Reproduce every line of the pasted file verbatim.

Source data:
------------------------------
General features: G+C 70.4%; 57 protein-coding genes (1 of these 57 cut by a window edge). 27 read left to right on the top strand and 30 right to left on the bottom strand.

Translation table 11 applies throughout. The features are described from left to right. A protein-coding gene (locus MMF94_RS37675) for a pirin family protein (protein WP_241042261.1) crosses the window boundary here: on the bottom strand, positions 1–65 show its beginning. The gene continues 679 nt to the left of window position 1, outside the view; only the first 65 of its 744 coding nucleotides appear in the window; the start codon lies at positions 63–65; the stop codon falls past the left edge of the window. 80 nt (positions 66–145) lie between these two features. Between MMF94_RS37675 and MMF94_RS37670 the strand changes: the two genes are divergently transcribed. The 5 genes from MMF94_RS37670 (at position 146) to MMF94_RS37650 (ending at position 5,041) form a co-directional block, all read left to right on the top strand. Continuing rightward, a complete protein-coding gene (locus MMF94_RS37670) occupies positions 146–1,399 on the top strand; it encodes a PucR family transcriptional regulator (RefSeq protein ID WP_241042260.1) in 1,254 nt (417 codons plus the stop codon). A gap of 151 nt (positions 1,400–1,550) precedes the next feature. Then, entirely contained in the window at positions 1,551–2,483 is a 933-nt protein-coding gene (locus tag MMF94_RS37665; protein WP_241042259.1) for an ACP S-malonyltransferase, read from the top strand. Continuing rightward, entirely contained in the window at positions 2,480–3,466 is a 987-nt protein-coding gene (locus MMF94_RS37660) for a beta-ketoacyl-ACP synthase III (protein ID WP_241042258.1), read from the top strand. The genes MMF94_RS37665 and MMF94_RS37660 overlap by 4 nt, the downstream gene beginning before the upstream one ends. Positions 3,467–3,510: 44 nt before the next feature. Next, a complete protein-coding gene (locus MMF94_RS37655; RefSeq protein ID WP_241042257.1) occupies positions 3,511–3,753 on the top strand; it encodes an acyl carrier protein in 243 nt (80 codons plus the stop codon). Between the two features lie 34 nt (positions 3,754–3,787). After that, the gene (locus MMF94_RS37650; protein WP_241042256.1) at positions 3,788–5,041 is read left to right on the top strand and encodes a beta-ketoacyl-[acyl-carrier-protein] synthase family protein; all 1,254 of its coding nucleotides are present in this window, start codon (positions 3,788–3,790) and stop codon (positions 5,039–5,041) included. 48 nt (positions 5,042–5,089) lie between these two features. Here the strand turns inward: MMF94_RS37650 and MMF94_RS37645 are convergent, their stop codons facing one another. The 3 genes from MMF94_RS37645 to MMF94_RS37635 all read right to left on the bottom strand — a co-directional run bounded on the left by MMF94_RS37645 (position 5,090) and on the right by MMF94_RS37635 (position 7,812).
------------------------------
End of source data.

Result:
General features: G+C 70.4%; 57 protein-coding genes (1 of these 57 cut by a window edge). 27 read left to right on the top strand and 30 right to left on the bottom strand.

Translation table 11 applies throughout. The features are described from left to right. A protein-coding gene (locus MMF94_RS37675) for a pirin family protein (protein WP_241042261.1) crosses the window boundary here: on the bottom strand, positions 1–65 show its beginning. The gene continues 679 nt to the left of window position 1, outside the view; only the first 65 of its 744 coding nucleotides appear in the window; the start codon lies at positions 63–65; the stop codon falls past the left edge of the window. 80 nt (positions 66–145) lie between these two features. Between MMF94_RS37675 and MMF94_RS37670 the strand changes: the two genes are divergently transcribed. The 5 genes from MMF94_RS37670 (at position 146) to MMF94_RS37650 (ending at position 5,041) form a co-directional block, all read left to right on the top strand. Continuing rightward, a complete protein-coding gene (locus MMF94_RS37670) occupies positions 146–1,399 on the top strand; it encodes a PucR family transcriptional regulator (RefSeq protein ID WP_241042260.1) in 1,254 nt (417 codons plus the stop codon). A gap of 151 nt (positions 1,400–1,550) precedes the next feature. Then, entirely contained in the window at positions 1,551–2,483 is a 933-nt protein-coding gene (locus tag MMF94_RS37665; protein WP_241042259.1) for an ACP S-malonyltransferase, read from the top strand. Continuing rightward, entirely contained in the window at positions 2,480–3,466 is a 987-nt protein-coding gene (locus MMF94_RS37660) for a beta-ketoacyl-ACP synthase III (protein ID WP_241042258.1), read from the top strand. The genes MMF94_RS37665 and MMF94_RS37660 overlap by 4 nt, the downstream gene beginning before the upstream one ends. Positions 3,467–3,510: 44 nt before the next feature. Next, a complete protein-coding gene (locus MMF94_RS37655; RefSeq protein ID WP_241042257.1) occupies positions 3,511–3,753 on the top strand; it encodes an acyl carrier protein in 243 nt (80 codons plus the stop codon). Between the two features lie 34 nt (positions 3,754–3,787). After that, the gene (locus MMF94_RS37650; protein WP_241042256.1) at positions 3,788–5,041 is read left to right on the top strand and encodes a beta-ketoacyl-[acyl-carrier-protein] synthase family protein; all 1,254 of its coding nucleotides are present in this window, start codon (positions 3,788–3,790) and stop codon (positions 5,039–5,041) included. 48 nt (positions 5,042–5,089) lie between these two features. Here the strand turns inward: MMF94_RS37650 and MMF94_RS37645 are convergent, their stop codons facing one another. The 3 genes from MMF94_RS37645 to MMF94_RS37635 all read right to left on the bottom strand — a co-directional run bounded on the left by MMF94_RS37645 (position 5,090) and on the right by MMF94_RS37635 (position 7,812).